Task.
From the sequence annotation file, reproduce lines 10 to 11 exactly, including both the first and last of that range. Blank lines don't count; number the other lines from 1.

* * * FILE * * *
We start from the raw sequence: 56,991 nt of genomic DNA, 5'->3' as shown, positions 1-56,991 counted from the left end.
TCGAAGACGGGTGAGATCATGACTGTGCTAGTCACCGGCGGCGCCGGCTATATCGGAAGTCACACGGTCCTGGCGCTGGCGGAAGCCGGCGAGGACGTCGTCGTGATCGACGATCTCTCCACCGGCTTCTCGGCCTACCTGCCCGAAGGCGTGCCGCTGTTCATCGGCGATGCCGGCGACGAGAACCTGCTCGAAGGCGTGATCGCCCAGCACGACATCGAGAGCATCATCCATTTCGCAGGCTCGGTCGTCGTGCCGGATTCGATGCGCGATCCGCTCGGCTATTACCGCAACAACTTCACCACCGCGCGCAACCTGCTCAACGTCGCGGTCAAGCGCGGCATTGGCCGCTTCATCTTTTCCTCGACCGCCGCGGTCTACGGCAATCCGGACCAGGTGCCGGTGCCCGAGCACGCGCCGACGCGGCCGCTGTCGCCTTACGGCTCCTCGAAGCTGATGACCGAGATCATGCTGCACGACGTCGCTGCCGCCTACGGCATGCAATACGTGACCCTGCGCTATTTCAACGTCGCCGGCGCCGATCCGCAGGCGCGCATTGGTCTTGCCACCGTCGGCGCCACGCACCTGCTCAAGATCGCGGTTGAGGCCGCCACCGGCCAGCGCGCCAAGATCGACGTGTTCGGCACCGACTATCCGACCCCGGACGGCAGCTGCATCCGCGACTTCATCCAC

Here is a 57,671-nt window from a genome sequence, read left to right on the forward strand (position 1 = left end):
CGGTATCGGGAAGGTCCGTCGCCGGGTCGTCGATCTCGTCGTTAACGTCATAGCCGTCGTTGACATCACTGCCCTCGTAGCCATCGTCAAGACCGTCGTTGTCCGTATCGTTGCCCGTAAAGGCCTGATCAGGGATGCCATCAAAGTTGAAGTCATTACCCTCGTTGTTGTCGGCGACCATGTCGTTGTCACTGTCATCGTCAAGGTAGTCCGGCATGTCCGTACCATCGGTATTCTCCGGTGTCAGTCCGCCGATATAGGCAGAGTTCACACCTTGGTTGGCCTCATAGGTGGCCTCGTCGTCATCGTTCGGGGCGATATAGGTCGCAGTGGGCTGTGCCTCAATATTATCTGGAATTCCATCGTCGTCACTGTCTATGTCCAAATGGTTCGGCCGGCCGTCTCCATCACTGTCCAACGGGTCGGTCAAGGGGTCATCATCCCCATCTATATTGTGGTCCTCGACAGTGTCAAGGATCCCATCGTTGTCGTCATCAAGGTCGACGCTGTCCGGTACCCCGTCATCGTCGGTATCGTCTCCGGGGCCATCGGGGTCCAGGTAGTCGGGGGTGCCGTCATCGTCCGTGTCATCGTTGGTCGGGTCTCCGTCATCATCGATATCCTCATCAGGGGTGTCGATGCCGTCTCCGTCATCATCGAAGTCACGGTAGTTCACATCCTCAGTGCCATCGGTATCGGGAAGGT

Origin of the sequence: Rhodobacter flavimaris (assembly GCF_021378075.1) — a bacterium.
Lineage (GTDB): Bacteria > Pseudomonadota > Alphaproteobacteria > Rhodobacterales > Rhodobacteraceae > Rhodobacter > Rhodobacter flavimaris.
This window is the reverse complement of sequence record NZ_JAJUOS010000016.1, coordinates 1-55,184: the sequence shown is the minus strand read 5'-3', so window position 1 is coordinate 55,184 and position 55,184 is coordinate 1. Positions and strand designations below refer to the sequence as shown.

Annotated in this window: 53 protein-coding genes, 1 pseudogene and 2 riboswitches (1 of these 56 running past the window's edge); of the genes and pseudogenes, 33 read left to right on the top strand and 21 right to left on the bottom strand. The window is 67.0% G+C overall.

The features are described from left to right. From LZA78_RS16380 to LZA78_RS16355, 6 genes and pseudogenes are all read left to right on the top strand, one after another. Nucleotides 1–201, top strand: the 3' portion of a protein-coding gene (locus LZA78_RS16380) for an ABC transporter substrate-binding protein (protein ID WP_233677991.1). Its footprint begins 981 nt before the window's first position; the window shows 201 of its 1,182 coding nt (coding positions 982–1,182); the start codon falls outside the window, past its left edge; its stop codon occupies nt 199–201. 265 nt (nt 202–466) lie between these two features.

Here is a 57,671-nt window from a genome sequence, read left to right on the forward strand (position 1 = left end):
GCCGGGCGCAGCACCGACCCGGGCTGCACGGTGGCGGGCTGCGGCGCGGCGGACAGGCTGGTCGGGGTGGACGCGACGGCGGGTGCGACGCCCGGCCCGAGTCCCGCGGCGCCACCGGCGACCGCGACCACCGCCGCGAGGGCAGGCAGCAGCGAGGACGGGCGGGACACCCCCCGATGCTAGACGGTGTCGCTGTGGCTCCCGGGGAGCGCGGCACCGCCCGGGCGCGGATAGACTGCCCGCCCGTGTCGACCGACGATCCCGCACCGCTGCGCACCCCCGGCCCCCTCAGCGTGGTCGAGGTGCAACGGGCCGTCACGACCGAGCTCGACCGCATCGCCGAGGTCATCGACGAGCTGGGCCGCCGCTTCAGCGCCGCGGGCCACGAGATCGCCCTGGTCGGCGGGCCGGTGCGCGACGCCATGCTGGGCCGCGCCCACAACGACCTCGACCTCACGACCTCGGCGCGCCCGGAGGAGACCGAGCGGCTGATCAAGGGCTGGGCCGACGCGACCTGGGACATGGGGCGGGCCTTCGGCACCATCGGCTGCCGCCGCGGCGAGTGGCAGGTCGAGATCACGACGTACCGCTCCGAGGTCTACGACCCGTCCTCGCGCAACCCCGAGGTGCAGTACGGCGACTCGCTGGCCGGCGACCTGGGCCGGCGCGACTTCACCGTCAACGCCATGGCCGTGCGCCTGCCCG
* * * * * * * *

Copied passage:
Here is a 57,671-nt window from a genome sequence, read left to right on the forward strand (position 1 = left end):
GCCGGGCGCAGCACCGACCCGGGCTGCACGGTGGCGGGCTGCGGCGCGGCGGACAGGCTGGTCGGGGTGGACGCGACGGCGGGTGCGACGCCCGGCCCGAGTCCCGCGGCGCCACCGGCGACCGCGACCACCGCCGCGAGGGCAGGCAGCAGCGAGGACGGGCGGGACACCCCCCGATGCTAGACGGTGTCGCTGTGGCTCCCGGGGAGCGCGGCACCGCCCGGGCGCGGATAGACTGCCCGCCCGTGTCGACCGACGATCCCGCACCGCTGCGCACCCCCGGCCCCCTCAGCGTGGTCGAGGTGCAACGGGCCGTCACGACCGAGCTCGACCGCATCGCCGAGGTCATCGACGAGCTGGGCCGCCGCTTCAGCGCCGCGGGCCACGAGATCGCCCTGGTCGGCGGGCCGGTGCGCGACGCCATGCTGGGCCGCGCCCACAACGACCTCGACCTCACGACCTCGGCGCGCCCGGAGGAGACCGAGCGGCTGATCAAGGGCTGGGCCGACGCGACCTGGGACATGGGGCGGGCCTTCGGCACCATCGGCTGCCGCCGCGGCGAGTGGCAGGTCGAGATCACGACGTACCGCTCCGAGGTCTACGACCCGTCCTCGCGCAACCCCGAGGTGCAGTACGGCGACTCGCTGGCCGGCGACCTGGGCCGGCGCGACTTCACCGTCAACGCCATGGCCGTGCGCCTGCCCG